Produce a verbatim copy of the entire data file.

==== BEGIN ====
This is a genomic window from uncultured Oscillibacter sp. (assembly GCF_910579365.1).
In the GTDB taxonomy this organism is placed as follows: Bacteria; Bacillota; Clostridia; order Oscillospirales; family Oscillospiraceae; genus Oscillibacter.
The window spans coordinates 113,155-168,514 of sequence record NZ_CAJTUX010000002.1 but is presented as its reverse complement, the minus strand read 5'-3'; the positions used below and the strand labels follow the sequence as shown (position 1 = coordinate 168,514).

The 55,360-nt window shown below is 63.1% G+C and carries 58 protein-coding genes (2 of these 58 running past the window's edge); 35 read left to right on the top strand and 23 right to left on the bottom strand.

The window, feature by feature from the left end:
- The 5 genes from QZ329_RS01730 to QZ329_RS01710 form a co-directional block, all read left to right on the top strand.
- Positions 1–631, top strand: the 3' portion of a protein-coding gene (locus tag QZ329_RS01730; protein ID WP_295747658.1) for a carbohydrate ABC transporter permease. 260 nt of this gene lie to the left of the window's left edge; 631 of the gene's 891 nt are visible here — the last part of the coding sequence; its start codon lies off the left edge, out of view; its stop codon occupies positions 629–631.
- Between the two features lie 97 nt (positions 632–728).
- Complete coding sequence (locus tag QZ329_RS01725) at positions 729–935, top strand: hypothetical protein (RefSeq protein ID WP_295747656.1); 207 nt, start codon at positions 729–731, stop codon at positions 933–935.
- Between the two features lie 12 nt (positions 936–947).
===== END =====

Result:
This is a genomic window from uncultured Oscillibacter sp. (assembly GCF_910579365.1).
In the GTDB taxonomy this organism is placed as follows: Bacteria; Bacillota; Clostridia; order Oscillospirales; family Oscillospiraceae; genus Oscillibacter.
The window spans coordinates 113,155-168,514 of sequence record NZ_CAJTUX010000002.1 but is presented as its reverse complement, the minus strand read 5'-3'; the positions used below and the strand labels follow the sequence as shown (position 1 = coordinate 168,514).

The 55,360-nt window shown below is 63.1% G+C and carries 58 protein-coding genes (2 of these 58 running past the window's edge); 35 read left to right on the top strand and 23 right to left on the bottom strand.

The window, feature by feature from the left end:
- The 5 genes from QZ329_RS01730 to QZ329_RS01710 form a co-directional block, all read left to right on the top strand.
- Positions 1–631, top strand: the 3' portion of a protein-coding gene (locus tag QZ329_RS01730; protein ID WP_295747658.1) for a carbohydrate ABC transporter permease. 260 nt of this gene lie to the left of the window's left edge; 631 of the gene's 891 nt are visible here — the last part of the coding sequence; its start codon lies off the left edge, out of view; its stop codon occupies positions 629–631.
- Between the two features lie 97 nt (positions 632–728).
- Complete coding sequence (locus tag QZ329_RS01725) at positions 729–935, top strand: hypothetical protein (RefSeq protein ID WP_295747656.1); 207 nt, start codon at positions 729–731, stop codon at positions 933–935.
- Between the two features lie 12 nt (positions 936–947).